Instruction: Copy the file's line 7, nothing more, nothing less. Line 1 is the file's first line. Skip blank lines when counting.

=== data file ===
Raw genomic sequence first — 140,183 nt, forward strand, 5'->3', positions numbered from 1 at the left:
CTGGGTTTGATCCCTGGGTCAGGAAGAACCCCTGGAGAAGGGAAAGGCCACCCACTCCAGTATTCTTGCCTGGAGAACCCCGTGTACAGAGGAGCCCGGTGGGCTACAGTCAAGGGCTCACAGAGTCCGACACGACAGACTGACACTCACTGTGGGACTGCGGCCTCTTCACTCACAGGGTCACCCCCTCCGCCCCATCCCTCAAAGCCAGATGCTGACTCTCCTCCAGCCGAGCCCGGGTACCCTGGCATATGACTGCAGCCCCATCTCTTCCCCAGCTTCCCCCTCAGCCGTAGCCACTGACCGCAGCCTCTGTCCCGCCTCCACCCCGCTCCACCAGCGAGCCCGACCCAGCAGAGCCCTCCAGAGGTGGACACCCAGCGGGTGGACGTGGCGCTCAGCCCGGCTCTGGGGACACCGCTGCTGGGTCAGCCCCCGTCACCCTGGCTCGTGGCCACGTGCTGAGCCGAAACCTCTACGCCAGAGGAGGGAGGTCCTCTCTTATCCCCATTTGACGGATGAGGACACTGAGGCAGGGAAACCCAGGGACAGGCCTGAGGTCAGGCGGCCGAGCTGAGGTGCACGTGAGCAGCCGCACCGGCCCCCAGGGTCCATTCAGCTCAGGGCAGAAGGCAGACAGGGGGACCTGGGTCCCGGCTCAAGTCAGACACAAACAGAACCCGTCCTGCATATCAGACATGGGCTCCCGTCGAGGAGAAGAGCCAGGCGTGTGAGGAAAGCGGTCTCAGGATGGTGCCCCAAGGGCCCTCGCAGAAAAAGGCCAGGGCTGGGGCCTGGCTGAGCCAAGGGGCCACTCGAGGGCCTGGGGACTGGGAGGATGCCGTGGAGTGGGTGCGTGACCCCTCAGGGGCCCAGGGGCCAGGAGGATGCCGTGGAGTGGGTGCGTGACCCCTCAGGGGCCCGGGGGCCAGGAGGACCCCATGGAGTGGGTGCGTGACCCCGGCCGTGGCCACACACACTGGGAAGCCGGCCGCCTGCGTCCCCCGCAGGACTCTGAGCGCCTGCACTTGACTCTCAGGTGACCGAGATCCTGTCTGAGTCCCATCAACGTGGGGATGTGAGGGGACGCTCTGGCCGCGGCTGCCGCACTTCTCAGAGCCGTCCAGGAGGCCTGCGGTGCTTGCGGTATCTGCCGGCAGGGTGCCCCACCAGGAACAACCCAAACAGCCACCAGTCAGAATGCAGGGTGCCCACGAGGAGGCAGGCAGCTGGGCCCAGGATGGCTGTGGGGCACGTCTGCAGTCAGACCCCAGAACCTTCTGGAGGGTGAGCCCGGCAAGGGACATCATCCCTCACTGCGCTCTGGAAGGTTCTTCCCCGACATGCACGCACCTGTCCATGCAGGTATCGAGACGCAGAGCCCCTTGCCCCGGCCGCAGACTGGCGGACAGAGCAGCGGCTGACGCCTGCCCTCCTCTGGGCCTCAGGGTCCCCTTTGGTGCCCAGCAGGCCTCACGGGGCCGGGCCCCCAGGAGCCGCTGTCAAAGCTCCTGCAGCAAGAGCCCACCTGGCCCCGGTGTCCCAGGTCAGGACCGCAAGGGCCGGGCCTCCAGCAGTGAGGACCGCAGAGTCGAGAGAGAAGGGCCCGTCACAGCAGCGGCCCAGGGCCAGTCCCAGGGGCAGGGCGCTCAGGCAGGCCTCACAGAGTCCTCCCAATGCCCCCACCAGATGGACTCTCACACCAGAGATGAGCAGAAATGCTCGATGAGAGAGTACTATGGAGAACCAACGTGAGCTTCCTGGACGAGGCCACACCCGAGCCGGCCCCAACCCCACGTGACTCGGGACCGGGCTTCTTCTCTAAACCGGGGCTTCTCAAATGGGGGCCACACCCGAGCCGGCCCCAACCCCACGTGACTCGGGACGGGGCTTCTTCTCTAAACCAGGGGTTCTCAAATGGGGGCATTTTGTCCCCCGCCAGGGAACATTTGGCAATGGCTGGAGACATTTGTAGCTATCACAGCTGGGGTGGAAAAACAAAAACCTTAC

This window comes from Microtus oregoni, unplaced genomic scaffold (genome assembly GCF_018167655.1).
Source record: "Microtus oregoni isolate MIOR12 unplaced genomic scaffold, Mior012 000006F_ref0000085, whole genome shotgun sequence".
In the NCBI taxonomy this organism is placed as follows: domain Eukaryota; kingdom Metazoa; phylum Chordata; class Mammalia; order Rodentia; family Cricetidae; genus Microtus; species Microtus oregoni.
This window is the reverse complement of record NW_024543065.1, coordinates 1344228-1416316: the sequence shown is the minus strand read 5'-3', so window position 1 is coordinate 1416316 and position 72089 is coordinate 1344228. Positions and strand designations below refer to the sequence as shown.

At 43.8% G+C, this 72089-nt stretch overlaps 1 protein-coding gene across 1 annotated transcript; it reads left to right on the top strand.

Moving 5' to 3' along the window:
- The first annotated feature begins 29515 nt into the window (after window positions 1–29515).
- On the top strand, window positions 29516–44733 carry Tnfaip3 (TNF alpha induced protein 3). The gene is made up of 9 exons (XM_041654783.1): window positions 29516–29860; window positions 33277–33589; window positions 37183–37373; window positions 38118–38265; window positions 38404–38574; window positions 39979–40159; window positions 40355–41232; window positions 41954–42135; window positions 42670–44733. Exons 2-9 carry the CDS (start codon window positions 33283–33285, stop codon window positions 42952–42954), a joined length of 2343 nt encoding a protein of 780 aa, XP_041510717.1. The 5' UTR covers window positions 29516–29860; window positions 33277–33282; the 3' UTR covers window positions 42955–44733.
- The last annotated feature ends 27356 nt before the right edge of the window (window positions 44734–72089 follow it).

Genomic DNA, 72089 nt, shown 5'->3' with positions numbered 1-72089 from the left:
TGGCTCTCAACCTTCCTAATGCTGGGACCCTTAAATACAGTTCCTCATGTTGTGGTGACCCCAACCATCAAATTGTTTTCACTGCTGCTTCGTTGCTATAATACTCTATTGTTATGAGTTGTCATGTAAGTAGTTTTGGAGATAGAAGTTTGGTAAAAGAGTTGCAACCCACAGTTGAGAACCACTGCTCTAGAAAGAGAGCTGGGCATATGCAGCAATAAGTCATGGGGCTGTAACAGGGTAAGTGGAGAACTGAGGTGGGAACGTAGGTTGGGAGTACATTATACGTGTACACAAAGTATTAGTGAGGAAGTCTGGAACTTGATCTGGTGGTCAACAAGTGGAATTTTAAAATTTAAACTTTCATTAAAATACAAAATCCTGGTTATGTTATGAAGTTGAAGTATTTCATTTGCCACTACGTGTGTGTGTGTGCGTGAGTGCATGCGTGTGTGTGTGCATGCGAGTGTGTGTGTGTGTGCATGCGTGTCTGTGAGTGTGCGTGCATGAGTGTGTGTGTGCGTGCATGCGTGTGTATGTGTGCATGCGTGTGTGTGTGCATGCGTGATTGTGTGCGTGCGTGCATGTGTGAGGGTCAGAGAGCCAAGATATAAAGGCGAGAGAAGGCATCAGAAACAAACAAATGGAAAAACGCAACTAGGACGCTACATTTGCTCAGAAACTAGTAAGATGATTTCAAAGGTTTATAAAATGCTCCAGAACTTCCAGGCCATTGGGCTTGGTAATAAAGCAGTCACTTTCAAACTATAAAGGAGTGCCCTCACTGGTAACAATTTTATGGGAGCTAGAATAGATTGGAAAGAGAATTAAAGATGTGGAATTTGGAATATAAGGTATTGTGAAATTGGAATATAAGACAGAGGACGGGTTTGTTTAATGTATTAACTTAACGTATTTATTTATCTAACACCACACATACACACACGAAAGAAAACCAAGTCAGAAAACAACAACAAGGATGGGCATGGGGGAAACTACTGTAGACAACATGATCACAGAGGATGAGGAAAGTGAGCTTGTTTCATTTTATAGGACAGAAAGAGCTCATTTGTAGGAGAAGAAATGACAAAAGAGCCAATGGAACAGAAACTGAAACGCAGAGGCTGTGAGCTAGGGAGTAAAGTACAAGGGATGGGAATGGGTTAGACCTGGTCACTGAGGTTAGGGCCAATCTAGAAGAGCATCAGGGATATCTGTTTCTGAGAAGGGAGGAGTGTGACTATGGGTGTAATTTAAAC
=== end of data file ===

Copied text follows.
At 43.8% G+C, this 72089-nt stretch overlaps 1 protein-coding gene across 1 annotated transcript; it reads left to right on the top strand.